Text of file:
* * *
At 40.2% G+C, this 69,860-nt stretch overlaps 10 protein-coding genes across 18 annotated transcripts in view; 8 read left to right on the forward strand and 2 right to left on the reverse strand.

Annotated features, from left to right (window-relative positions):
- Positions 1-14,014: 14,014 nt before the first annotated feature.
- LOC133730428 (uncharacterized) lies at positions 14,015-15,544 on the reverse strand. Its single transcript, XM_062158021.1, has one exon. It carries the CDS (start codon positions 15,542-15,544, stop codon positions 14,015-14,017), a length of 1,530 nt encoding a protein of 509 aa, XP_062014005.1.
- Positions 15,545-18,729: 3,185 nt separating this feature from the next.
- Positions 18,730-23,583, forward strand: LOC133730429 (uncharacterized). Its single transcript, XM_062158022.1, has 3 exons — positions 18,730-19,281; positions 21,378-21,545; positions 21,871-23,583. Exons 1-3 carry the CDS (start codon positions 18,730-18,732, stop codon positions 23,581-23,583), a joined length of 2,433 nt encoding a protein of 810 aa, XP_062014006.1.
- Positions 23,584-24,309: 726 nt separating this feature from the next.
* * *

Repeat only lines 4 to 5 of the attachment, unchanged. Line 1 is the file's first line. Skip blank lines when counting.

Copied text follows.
- LOC133730428 (uncharacterized) lies at positions 14,015-15,544 on the reverse strand. Its single transcript, XM_062158021.1, has one exon. It carries the CDS (start codon positions 15,542-15,544, stop codon positions 14,015-14,017), a length of 1,530 nt encoding a protein of 509 aa, XP_062014005.1.
- Positions 15,545-18,729: 3,185 nt separating this feature from the next.